Evolutionary Economics: 1st Edition (Hardback) book cover

Evolutionary Economics

1st Edition

Edited by Andreas Pyka, Kurt Dopfer

Routledge

1,710 pages

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Hardback: 9780415577168
pub: 2018-08-29
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More than one hundred years after Thorstein Veblen’s famous article ‘Why is Economics Not an Evolutionary Science?’, Evolutionary Economics is now widely recognized as a highly productive approach offering crucial insights for the understanding of socio-economic processes of change and development.

A major feature in the development of Evolutionary Economics is—and has always been—its strong multi-disciplinary character, and this new four-volume collection in the Routledge Major Works series, Critical Concepts in Economics, meets the need for an authoritative, up-to-date, and comprehensive reference work synthesizing this voluminous literature. Indeed, the sheer scale of the research output—and the breadth of the field—makes this collection especially welcome. It answers the need for a comprehensive collection of classic and contemporary contributions to facilitate ready access to the most influential and important scholarship from a wide range of theoretical and practical perspectives.

Evolutionary Economics is edited by Andreas Pyka, a leading scholar in the field. The collection is fully indexed and has a comprehensive, newly written, introduction, which places the material in its intellectual context. It is an essential work of reference and is destined to be valued by scholars and students as a vital one-stop research resource.

Table of Contents

Evolutionary Economics: Critical Concepts in Economics

Introduction by Andreas Pyka & Kurt Dopfer

Volume 1

Contents

Acknowledgements

Introduction

Part 1. Classical Contributions

1.1 Early Writing

1. Thorstien Veblen, ‘Why is Economics Not an Evolutionary Science?’, The Quarterly Journal of Economics, 12, 4, 1898, 373-397.

2. Joseph A. Schumpeter, ‘The Analysis of Economic Change’, The Review of Economics and Statistics, 17, 4, 1935, 2-10.

3. Joseph A. Schumpeter, ‘The Creative Response in Economic History’, The Journal of Economic History, 7, 2, 1947, 149-159.

4. Joseph A. Schumpeter, ‘Alfred Marshall (1842-1924): Alfred Marshall’s Principles: A Semi-Centennial Approach’, in J. Schumpeter (ed.), Ten Great Economists (Routledge; London, 1997), pp. 91-109. Originally published in American Economic Review, 31, 2, 1941.

1.2 The Knowledge Economy

5. F. A. von Hayek, ‘Economics and Knowledge’, Economica, 4, 13, 1937, 33-54.

6. Frank H. Knight, ‘Profit and Entrepreneurial Functions’, The Journal of Economic History, 2, S1, 1942, 126-132.

7. Edith Penrose, ‘Limits to the Growth and Size of Firms’, American Economic Review, 45, 2, 1955, 531-543.

8. Fritz Machlup, ‘Theories of the Firm: Marginalist, Behavioral, Managerial’, American Economic Review, 57, 1, 1967, 1-33.

9. Harvey Leibenstein, ‘Entrepreneurship and Development’, American Economic Review, 58, 2, 1968, 72-83.

10. G. L. S. Shackle, ‘The Logic of Surprise’, Economica, 20, 78, 1953, 112-117.

11. Nicholas Georgescu-Roegen, ‘Methods in Economic Science’, Journal of Economic Issues, 13, 2, 1979, 317-328.

12. Nicholas Georgescu-Roegen, ‘The Entropy Law and the Economic Process in Retrospect’, Eastern Economic Journal, 12, 1, 1986, 3-25.

13. K. E. Boulding, ‘What is Evolutionary Economics?’, Journal of Evolutionary Economics, 1, 1, 1991, 9-17.

14. Herbert A. Simon, ‘Bounded Rationality and Organizational Learning’, Organization Science, 2, 1, 1991, 125-134.

15. Herbert A. Simon, ‘Darwinism, Altruism and Economics’, in Kurt Dopfer (ed.), The Evolutionary Foundation of Economics, (Cambridge University Press: Cambridge, 2005), 89-104

 

Part 2. The Core of Modern Evolutionary Economics

2.1 In search for an evolutionary economic theory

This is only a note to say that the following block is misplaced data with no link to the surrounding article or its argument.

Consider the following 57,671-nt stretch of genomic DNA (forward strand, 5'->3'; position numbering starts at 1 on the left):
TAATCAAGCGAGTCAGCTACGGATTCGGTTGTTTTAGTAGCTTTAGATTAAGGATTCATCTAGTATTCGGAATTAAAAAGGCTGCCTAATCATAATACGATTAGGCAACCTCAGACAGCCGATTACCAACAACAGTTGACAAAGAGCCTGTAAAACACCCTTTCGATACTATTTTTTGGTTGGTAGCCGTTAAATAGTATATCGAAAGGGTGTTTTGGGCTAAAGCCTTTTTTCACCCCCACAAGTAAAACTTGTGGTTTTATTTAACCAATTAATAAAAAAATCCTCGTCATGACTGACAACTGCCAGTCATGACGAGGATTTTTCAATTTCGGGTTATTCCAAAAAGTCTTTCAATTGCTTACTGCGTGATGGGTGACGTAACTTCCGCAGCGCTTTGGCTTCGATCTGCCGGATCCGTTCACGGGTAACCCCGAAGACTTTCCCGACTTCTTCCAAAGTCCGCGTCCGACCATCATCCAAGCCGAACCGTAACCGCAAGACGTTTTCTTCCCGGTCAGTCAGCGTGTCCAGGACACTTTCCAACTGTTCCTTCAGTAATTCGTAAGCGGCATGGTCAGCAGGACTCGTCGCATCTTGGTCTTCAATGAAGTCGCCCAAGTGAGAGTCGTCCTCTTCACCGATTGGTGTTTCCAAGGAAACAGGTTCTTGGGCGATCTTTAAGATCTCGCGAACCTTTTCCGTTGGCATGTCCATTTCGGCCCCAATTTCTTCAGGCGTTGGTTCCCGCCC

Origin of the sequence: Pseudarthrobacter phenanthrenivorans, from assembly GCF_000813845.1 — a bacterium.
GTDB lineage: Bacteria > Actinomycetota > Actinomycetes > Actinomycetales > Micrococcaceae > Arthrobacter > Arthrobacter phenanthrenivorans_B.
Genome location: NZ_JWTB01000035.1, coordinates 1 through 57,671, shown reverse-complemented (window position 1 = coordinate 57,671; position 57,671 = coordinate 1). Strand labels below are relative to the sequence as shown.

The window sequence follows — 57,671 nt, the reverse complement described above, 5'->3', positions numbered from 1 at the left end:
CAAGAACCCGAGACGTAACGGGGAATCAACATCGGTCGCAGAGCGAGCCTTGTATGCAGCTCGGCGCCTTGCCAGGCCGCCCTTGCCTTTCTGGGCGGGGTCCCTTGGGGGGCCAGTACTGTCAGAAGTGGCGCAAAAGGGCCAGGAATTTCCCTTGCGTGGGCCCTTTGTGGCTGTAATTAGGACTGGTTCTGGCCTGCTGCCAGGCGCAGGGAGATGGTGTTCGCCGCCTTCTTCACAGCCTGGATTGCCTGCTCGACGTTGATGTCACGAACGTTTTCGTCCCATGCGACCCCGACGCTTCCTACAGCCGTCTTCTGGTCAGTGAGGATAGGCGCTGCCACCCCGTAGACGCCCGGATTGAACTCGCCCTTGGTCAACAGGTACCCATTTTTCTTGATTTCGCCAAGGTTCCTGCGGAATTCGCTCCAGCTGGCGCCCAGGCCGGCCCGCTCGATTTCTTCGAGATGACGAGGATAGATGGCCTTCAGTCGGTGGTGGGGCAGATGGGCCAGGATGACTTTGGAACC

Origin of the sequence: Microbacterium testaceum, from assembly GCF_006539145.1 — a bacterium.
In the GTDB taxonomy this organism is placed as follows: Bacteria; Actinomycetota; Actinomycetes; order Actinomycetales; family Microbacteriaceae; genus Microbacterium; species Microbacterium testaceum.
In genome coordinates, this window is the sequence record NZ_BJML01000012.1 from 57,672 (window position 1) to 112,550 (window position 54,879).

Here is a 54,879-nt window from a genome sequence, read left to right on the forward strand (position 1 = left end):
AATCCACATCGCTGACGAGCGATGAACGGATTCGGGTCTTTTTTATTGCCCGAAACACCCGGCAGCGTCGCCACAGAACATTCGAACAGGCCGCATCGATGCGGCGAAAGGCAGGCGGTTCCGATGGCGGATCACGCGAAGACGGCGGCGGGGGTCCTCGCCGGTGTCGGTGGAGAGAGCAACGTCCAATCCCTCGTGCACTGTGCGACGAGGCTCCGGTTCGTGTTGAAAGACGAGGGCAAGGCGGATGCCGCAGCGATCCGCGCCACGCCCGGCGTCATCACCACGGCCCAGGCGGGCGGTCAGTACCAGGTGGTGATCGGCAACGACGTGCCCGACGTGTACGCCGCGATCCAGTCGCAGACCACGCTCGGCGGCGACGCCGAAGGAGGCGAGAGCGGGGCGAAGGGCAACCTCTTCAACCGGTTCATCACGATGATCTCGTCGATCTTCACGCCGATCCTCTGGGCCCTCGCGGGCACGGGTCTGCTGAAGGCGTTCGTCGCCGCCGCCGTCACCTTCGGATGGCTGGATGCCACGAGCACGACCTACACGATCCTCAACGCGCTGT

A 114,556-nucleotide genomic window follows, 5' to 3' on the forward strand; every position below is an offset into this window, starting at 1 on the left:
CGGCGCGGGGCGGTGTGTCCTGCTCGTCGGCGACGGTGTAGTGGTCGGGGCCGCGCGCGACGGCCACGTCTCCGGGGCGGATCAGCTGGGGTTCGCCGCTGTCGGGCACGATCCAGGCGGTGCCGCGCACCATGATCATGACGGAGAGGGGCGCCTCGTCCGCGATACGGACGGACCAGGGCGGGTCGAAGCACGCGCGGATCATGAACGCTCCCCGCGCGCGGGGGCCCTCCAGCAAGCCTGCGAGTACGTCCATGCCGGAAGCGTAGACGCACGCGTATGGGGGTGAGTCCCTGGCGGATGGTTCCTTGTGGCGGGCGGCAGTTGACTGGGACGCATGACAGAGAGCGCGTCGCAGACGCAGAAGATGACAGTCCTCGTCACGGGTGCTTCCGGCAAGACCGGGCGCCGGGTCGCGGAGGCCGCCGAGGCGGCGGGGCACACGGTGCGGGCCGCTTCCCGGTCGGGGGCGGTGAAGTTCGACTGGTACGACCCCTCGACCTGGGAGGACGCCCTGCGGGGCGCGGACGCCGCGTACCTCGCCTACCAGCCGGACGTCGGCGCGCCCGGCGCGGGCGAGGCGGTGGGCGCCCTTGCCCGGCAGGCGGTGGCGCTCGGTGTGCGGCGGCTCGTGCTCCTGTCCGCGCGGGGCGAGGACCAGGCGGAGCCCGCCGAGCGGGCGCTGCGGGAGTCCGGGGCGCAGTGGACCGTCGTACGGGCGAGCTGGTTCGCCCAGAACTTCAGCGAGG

16. Richard R. Nelson and Sidney G. Winter, ‘Toward an Evolutionary Theory of Economic Capabilities’, American Economic Review, 63, 2, 1973, 440-449.

17. Richard R. Nelson and Sidney G. Winter, ‘Simulation of Schumpeterian Competition’, American Economic Review, 67, 1, 1977, 271-276.

18. Arnold Heertje, ‘Observations on Technical Change and Paretian Welfare Economics’, Economist-Netherlands, 143, 4, 1995, 433-456.

19. Yuichi Shionoya, ‘The Origin of the Schumpeterian Research Program: A Chapter Omitted from Schumpeter's Theory of Economic Development’, Journal of Institutional and Theoretical Economics (JITE) / Zeitschrift für die gesamte Staatswissenschaft, 146, 2, 1990, 314-327.

20. Kurt Dopfer, John Foster and Jason Potts, ‘Micro-meso-macro’, Journal of Evolutionary Economics, 14, 3, 2004, 263-279.

21. Geoffrey M. Hodgson and Thorbjorn Knudsen, ‘The Nature and Units of Social Selection’, Journal of Evolutionary Economics, 16, 5, 2006, 477-489.

22. Kiichiro Yagi, ‘Determinateness and Indeterminateness in Schumpeter’s Economic Sociology: The Origin of Social Evolution’, The Kyoto Economic Review, 77, 1, 2008, 51-65.

23. Wolfram Elsner, ‘The Process and a Simple Logic of "Meso": Emergence and the Co-evolution of Institutions and Group Size’, Journal of Evolutionary Economics, 20, 3, 2010, 445-477.

Volume 2

Contents

Acknowledgements

2.2 Knowledge, Cognition & Behavior

24. Alan P. Kirman, ‘Whom or What Does the Representative Individual Represent?’, The Journal of Economic Perspectives, 6, 2, 1992, 117-136.

25. W. Brian Arthur, ‘Inductive Reasoning and Bounded Rationality’, American Economic Review, 84, 2, 1994, 406-411.

26. David Teece and Gary Pisano, ‘The Dynamic Capabilities of Firms: An Introduction’, Industrial and Corporate Change, 3, 3, 1994, 537-556.

27. Pier Paolo Saviotti, ‘On the Dynamics of Appropriability, of Tacit and of Codified Knowledge’, Research Policy, 26, 7–8, 1998, 843–856.

28. Ulrich Witt, ‘Imagination and Leadership – The Neglected Dimension of an Evolutionary Theory of the Firm’, Journal of Economic Behavior & Organization, 35, 2, 1998, pp. 161–177.

29. Cristiano Antonelli, ‘The Evolution of the Industrial Organisation of the Production of Knowledge’, Cambridge Journal of Economics, 23, 2, 1999, 243-260.

30. R. Cowan, P.A. David and D. Foray, ‘The Explicit Economics of Knowledge Codification and Tacitness’, Industrial and Corporate Change, 9, 2, 2009, 211-253.

2.3 Entrepreneurship, Firms, Industry Dynamics & Industry Evolution

31. Masahiko Aoki, ‘Toward an Economic Model of the Japanese Firm’, Journal of Economic Literature, 28, 1, 1990, 1-27.